The sky had been overcast all morning, but in the afternoon things began to brighten. I took the surround down and folded up the bimini. The channels began to widen, and we could see out to the open waters of Dixon Entrance. Swell from outside was barely detectable, and the sea surface was like polished stone, with nary a ripple as far as eye could see. One couldn’t have asked for a better day to travel. We both felt great, and only darkness would interrupt our progess this day.
I began noticing a peculiar musty and somewhat sour odor which I at first attributed to our proximity to the open sea. It reminded me of a mudflat at low tide on a hot day. Then it hit me. I was smelling dinghy, as the algae, barnacles and other assorted marine organizisms plastered on his bottom began curing out. I hate to think what Chinook’s bottom must look like.
As sunshine broke out we transited Thompson Passage, working our way through the mase of small islands and scattered kelp beds. Narrow Minnie cutoff, at the south end of thompson Passage, grew closer. Douglas states that Minnie is not for the fainthearted. Well, we certainly aren’t fainthearted, and this was an ideal day for such a passage. I had it thoroughly waypointed and we snapped pictures as we navigated this narrow, scenic, rockbound channel. Emerging on the other side, we entered the fully exposed waters of Dixon Entrance. Not a breath of wind, swell barely detectable and the sun settting behind us, illuminating the rocky shore with intense low angle light. We passed numerous barren islets. As we approached one large, round shaped rock, Sandy sighted a herd of sea lions, hauled out,sunning themselves. There must have been 70 of them, sprawledout all over the top and sides of the rock. I slowed and swung in closer while Sandy shot video. The sea lions growled and grumbled loudly. Then, one animal in the middle of the herd paniced and started scrambling for the edge. This touched off something of a stampede which, for sea lions, is a pretty amazing sight. They lunged and flopped their way down, sometimes over each other’s backs, before launching into the water. Once in, they congregated in a tight bunch, just their heads showing, and they continued their growling protest. I felt a little badly ab out disturbing their afternoon relaxation. We were no closer than the sea lions we viewed in Glacier Bay, which had ignored us. We hadn’t intended on spooking them, but once they started, there was no stopping them. As we eased off we noticed one particularly large bull, still perched atop the rock, obviously too wise to be goaded into a foolish stampede.
I decided to head for nichols Bay for the night. We could make it by 6:30 or so, and it is a perfect departure point for a run to Prince Rupert in the morning. As we closed in on the entrance, I reread the description of Bert Millar’s Cutoff. Douglas has run it, but with strong words of caution, describing it as a “stunt passage for anything but a high speed inflatable.” Well, Chinook is high speed, but not inflatable. I didn’t intend on taking needless risks. However, conditions were ideal (negligable seas, light tail wind, current in our favor). Also, by taking the cutoff we could save at least 3 miles on our way into Nichols Bay anchorage. I eased toward the approach and glassed the narrows, trying to see how bad the kelp bed (reported to be dense) looked. While looking things over, no hands on the wheel, Chinook swung to port, toward Bert Millar Cutoff. Clearly, she wanted to show she was as capable as any high speed inflatable. We headed in. Sandy extended the boat hook and I got fenders ready. In anticipation of the kelp, I lowered both rudders, but left them uncleated so they could swing up if necessary. I hoped that the rudders would help keep kelp from fouling the prop. I also tilted the motor up to reduce ddraft and lessen the chance of snagging a strand of kelp. The entrance was every bit as narrow as reported, maybe even more so, since we were just coming off the high low tide, with tide level reading 6.5 feet for Nichols Bay on the Garmin. With about 5 feet to spare on each side, we chugged through. The motor sputtered due to its raised angle, and I could feel the boat struggle as we plowed through the kelp, but she kept running as we cleared the narrows. The screen on the laptop showed our track as crossing the portside point, illustrating the degree of GPS accuracy, which is about 30 feet. In this case, it showed us about 15 feet north of actual position. Still pretty remarkable. Sandy remained on the bow, watching for covered rocks until we reached the deeper waters of Nichols Bay. We dropped anchor at a quiet little nook and prepared dinner, pleased with our day’s cruise.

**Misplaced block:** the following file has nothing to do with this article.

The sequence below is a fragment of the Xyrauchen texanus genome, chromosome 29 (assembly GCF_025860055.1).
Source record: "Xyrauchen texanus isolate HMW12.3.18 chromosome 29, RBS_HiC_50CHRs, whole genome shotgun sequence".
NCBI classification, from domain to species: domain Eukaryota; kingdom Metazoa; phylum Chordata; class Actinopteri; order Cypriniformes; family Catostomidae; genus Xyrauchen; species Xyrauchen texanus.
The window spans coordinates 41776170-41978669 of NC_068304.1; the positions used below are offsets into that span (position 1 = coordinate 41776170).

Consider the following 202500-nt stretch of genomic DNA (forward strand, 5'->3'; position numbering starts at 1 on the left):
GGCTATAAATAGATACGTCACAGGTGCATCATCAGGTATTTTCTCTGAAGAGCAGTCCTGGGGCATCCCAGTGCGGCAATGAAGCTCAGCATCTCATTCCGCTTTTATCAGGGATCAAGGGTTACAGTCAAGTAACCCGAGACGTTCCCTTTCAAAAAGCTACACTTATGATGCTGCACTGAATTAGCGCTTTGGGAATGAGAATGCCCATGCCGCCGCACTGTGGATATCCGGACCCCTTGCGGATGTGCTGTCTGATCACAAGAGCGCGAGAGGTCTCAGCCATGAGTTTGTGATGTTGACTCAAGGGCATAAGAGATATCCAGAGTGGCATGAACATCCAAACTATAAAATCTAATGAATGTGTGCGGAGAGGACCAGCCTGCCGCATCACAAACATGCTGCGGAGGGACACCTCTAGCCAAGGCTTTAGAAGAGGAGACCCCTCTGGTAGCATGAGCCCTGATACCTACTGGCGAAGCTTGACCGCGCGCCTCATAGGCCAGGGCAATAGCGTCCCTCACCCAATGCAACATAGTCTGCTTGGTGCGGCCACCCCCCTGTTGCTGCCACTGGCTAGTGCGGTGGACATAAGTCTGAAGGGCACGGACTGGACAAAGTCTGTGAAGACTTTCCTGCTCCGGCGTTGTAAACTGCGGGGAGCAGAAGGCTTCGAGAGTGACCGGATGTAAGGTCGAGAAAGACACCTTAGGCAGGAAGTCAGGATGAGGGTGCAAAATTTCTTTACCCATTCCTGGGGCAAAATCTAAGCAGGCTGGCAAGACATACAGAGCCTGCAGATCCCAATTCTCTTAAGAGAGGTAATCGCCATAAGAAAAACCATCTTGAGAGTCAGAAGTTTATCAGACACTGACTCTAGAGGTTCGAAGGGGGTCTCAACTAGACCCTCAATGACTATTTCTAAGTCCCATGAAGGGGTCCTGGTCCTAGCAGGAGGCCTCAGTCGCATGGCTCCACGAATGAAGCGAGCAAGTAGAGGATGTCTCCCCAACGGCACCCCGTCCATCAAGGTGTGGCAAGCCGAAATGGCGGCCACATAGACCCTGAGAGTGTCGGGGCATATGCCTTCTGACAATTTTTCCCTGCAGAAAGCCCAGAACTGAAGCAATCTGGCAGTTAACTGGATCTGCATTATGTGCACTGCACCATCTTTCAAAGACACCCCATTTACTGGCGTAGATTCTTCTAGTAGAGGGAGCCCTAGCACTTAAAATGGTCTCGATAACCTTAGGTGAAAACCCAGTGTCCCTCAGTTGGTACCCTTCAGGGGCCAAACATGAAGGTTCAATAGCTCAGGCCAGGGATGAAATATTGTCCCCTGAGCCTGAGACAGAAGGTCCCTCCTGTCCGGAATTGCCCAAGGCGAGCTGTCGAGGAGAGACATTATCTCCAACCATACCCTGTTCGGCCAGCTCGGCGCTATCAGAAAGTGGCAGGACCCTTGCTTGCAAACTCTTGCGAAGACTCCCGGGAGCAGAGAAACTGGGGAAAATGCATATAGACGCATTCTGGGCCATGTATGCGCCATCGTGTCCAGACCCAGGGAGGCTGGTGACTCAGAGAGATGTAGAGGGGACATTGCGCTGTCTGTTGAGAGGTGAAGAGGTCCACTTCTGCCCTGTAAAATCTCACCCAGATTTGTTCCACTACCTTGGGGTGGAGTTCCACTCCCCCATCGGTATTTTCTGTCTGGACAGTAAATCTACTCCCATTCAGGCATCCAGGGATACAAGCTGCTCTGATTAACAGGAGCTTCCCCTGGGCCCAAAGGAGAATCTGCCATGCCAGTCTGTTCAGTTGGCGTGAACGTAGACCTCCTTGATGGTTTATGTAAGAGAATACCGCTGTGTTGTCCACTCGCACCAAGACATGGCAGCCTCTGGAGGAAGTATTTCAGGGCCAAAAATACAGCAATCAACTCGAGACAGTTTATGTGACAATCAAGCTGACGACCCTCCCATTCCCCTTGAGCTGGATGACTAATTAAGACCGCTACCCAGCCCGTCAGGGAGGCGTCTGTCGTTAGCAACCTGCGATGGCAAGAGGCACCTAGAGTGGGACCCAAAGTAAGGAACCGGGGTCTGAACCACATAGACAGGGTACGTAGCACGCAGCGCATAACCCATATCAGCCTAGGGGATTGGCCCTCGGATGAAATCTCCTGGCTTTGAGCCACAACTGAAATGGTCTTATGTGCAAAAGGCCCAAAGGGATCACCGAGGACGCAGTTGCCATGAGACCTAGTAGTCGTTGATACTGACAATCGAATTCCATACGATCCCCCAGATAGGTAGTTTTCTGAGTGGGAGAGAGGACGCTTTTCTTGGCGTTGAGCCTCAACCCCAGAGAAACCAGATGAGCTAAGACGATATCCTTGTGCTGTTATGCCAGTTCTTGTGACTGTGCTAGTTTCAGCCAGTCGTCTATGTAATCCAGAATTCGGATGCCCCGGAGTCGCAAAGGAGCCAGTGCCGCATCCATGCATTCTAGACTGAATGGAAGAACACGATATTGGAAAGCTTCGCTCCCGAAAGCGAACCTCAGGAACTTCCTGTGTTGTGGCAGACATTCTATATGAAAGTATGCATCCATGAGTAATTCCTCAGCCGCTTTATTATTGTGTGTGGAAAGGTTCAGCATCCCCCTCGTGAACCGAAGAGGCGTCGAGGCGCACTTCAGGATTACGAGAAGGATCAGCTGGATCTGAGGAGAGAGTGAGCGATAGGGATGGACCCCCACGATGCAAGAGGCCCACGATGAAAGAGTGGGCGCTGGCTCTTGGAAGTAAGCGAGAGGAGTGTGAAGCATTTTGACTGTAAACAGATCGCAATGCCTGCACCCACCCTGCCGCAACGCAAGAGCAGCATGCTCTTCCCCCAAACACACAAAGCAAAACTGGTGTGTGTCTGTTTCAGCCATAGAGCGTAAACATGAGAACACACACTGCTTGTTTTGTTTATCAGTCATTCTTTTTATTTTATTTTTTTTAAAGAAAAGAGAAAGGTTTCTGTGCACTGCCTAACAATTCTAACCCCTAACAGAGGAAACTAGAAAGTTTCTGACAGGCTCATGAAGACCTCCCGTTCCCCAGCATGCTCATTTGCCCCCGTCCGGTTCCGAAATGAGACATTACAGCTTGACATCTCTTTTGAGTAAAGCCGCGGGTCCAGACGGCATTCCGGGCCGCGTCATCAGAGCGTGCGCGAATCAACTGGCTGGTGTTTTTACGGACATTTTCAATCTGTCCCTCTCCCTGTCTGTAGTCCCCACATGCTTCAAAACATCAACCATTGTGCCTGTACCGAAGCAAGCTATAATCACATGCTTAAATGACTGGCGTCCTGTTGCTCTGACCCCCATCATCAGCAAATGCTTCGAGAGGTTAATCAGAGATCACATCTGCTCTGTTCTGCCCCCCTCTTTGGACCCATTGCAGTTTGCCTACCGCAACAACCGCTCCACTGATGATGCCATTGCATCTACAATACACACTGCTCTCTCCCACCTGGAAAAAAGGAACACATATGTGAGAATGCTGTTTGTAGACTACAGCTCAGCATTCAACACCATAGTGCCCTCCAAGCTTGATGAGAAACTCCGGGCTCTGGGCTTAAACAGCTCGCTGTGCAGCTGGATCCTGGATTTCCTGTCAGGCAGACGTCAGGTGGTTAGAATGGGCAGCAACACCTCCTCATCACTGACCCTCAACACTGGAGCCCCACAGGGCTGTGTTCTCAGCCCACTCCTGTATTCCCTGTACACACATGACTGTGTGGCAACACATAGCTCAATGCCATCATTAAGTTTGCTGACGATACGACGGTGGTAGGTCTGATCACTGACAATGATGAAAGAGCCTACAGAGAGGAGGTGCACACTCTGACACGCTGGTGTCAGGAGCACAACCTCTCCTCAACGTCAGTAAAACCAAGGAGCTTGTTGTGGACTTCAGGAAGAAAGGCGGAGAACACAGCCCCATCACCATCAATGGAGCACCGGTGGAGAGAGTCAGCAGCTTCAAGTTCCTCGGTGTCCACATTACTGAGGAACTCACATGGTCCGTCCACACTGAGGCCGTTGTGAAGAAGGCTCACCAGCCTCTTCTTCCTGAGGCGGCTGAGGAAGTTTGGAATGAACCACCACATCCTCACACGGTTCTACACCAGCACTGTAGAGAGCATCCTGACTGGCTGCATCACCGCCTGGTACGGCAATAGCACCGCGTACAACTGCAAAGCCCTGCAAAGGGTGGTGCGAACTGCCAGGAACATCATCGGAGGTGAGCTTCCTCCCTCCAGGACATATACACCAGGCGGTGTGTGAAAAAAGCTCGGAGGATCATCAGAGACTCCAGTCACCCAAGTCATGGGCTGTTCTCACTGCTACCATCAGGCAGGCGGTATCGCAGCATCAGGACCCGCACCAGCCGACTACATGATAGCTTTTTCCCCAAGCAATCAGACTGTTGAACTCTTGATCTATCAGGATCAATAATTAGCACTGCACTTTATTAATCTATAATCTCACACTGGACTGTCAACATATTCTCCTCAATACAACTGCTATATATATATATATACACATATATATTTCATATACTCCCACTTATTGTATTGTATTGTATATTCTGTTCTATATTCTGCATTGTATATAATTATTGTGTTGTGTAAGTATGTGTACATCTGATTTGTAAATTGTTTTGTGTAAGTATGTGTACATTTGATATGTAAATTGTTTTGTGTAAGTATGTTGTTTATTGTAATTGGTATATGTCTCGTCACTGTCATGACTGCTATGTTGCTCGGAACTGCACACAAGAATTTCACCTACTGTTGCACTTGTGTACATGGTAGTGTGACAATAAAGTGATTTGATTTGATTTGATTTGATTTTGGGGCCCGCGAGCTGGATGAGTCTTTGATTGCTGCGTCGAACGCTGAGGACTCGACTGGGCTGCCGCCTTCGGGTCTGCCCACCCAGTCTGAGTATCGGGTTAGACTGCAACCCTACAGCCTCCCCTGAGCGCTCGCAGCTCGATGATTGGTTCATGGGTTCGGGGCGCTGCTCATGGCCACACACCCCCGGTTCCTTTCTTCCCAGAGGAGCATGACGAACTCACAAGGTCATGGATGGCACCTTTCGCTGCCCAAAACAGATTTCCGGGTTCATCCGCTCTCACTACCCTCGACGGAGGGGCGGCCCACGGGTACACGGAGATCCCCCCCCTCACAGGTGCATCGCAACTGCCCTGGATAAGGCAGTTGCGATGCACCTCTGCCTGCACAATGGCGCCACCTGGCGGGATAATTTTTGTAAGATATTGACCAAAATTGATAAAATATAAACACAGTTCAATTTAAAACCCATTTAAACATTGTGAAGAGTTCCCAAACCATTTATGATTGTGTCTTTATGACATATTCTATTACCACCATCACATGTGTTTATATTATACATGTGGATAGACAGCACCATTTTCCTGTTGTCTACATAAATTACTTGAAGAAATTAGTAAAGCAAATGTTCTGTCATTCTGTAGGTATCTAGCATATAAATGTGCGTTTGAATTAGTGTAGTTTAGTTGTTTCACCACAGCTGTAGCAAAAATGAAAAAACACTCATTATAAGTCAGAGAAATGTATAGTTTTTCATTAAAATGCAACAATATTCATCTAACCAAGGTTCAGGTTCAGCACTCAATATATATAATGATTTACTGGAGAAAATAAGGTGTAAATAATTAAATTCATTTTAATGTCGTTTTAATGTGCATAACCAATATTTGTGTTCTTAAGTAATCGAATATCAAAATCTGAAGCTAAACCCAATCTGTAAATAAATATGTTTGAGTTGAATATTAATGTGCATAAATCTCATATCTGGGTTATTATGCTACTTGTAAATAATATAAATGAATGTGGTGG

Distance for the day: 79 nm (longest run of the trip); total for the trip: 1992 nm